The major holidays of the year come back to back. During Thanksgiving and Christmas, people spend the most time with relatives. But, as much as we love our family, much of our stress during this time can be due to them along with the actual actions we must perform.
Holiday stress can be of two types: preparation stress and familial stress. Let’s start with the preparation stress. What is the perfect holiday? If you know what it is, give me a call. Most people are still in search of it.
Begin to deal with holiday stress by telling yourself that the perfect holiday is the stuff of imagination. Norman Rockwell painted some great scenes, but they could have been from his memory or his imagination. A perfect holiday is one where everyone survives, not leaves happy.
We build up the holiday meal on Thanksgiving, the present opening on Christmas morning and even the weather. When it falls short we are depressed and stressed. So Aunt May dropped the cake or burned the rolls. It’s not the end of the world. In fact, it could be a funny story for next year.
Don’t spend too much time on the preparations. Murphy’s Law states that if something will go wrong it will happen over the holidays. Fixing that pumpkin pie from scratch only to find out that everyone wants grandma’s sweet potato pie won’t make you very happy. Trying to shove it down their throats won’t do much for their attitude either.
Enlist the aid of other family members so that all of the prep work doesn’t fall on you. Have a game plan. Decide whose house to have dinner at and rotate each holiday. Also determine if the relatives will board in a hotel or sleep at your place.
Familial stress occurs when difficult relatives come to visit or you visit them. Some people are just picky. They want everything just so or they are not satisfied. Before responding to snide comments about your food or the state of your home, take a deep breath. The person with the problem is your relative and not you.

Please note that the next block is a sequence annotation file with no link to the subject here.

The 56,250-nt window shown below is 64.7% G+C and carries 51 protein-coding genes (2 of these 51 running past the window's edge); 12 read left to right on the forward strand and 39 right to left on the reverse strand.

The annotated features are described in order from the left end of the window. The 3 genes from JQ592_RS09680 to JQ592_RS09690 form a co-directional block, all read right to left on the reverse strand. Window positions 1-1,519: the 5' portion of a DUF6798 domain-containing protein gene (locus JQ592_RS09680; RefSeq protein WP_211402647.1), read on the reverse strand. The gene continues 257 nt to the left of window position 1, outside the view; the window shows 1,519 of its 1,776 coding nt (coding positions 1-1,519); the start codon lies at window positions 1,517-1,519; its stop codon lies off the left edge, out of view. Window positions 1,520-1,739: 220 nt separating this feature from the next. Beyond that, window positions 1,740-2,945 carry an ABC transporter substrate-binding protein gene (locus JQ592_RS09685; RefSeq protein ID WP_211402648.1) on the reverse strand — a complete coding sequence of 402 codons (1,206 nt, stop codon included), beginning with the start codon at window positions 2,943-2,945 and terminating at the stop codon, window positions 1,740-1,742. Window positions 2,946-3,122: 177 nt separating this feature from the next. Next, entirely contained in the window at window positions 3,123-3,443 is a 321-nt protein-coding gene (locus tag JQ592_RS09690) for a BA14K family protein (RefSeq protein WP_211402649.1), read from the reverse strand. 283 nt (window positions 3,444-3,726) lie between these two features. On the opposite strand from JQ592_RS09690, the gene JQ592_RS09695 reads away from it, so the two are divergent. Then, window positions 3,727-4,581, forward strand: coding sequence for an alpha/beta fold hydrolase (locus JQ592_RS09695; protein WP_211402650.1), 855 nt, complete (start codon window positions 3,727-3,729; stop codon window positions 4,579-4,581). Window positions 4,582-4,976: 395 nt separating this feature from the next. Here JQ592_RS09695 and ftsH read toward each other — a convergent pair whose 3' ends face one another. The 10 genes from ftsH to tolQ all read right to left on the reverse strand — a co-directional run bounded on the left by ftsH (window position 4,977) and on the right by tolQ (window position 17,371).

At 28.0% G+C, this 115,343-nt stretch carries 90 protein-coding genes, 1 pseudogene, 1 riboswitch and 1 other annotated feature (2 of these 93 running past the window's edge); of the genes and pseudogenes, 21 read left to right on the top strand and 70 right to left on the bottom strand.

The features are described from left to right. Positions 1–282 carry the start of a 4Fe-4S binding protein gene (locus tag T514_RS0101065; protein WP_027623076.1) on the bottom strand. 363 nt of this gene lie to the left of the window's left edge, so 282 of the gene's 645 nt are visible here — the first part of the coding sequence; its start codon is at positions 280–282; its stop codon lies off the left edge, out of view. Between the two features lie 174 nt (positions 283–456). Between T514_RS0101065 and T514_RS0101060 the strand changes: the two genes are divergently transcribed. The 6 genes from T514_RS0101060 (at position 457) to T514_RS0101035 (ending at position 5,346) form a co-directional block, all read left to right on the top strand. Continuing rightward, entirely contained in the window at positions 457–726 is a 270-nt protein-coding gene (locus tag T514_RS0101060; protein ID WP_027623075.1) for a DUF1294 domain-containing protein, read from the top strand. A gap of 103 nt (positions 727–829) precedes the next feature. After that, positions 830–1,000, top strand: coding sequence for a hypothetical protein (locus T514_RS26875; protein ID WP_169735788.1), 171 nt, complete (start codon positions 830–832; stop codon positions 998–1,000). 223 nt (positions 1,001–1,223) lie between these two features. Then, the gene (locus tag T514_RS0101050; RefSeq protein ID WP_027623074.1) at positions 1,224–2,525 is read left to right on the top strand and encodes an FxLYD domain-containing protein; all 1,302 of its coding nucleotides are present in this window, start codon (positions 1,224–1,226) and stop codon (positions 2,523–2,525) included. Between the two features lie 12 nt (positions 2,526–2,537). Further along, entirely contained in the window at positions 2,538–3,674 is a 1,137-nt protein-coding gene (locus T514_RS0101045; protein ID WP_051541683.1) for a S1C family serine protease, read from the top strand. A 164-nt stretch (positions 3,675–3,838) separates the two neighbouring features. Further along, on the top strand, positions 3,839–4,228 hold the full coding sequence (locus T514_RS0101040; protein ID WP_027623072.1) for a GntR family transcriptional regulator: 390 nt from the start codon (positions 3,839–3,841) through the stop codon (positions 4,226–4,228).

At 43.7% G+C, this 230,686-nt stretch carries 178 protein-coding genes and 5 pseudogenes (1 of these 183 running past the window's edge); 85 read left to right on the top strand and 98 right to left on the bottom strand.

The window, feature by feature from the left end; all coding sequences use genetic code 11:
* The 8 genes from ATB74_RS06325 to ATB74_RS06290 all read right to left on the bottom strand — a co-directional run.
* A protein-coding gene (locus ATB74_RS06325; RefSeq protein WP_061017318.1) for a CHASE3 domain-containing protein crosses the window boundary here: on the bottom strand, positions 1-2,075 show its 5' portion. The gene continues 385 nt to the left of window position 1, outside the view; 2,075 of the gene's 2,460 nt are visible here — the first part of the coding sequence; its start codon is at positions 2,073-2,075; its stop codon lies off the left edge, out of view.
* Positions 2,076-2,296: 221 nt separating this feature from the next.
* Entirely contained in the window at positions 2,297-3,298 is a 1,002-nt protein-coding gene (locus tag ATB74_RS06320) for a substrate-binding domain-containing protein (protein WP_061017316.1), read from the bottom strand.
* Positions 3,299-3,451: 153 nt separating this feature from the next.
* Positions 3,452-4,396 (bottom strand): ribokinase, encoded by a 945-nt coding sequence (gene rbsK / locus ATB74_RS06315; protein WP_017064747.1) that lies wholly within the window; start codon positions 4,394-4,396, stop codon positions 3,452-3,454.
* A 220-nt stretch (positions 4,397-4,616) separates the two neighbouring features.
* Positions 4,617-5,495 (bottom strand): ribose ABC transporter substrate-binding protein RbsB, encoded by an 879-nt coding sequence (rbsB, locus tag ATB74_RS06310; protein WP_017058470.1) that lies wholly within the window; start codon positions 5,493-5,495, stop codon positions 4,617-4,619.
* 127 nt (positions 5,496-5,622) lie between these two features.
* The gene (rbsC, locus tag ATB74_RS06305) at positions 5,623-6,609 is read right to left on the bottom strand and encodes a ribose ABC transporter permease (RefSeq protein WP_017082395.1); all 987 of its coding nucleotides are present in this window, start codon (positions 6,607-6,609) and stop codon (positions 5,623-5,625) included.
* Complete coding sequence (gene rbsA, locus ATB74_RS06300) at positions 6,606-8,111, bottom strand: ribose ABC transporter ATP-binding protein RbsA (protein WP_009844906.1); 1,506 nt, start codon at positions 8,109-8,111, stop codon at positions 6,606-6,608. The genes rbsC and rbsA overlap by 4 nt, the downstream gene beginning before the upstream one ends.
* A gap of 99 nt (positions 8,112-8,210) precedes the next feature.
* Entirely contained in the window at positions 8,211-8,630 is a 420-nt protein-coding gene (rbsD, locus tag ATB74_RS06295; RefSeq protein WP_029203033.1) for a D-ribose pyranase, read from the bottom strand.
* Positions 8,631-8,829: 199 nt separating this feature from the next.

During holiday time we take every remark personally. Any delays are a deliberate attempt by the powers that be to ruin our fun. Neither is true and stress sets in when we begin to believe that they are. If you are the kind of person who is easily offended, let another family member host the holiday dinner.
Another way to fend of stress at the holiday season is to open the floor for suggestions. When people are complaining about food, accommodations, and activities, ask them to offer alternatives to your ideas. We all make plans that we think will satisfy others, but that doesn’t always happen.
Holidays are about family time and remembering why we are truly thankful. It is hard to think about the good times when we are stressed out of our minds. Turn down the stress by letting go of preconceived notions of the perfect holiday.
Remembering first and foremost that we are in complete control of our own experience. Whether the cookies are burnt or granny is critiquing your turkey, YOU have full control over how you are going to react to the situation. You can decide you will be happy and you will love every minute of the experience, because we get to spend so little time with the people we love.
Enjoy your holiday season and remember every second of the experience!